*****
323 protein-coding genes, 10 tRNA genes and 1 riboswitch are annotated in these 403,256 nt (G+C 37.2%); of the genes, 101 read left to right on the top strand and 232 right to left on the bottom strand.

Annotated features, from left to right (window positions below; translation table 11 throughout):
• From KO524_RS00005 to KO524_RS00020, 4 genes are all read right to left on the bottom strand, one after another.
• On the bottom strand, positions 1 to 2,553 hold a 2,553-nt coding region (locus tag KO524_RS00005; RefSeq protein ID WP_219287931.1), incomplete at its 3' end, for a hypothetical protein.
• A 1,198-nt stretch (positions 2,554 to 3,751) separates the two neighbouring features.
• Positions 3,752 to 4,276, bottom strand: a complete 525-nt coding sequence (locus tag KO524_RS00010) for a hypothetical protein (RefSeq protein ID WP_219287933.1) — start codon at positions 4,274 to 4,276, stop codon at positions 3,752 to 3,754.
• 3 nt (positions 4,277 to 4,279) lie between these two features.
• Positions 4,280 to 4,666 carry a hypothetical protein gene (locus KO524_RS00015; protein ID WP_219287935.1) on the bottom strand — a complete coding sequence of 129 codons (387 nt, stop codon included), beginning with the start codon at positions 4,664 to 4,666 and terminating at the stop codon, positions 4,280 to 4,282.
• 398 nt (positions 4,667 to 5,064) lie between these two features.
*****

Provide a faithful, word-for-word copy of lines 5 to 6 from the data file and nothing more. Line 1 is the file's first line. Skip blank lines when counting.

• A 1,198-nt stretch (positions 2,554 to 3,751) separates the two neighbouring features.
• Positions 3,752 to 4,276, bottom strand: a complete 525-nt coding sequence (locus tag KO524_RS00010) for a hypothetical protein (RefSeq protein ID WP_219287933.1) — start codon at positions 4,274 to 4,276, stop codon at positions 3,752 to 3,754.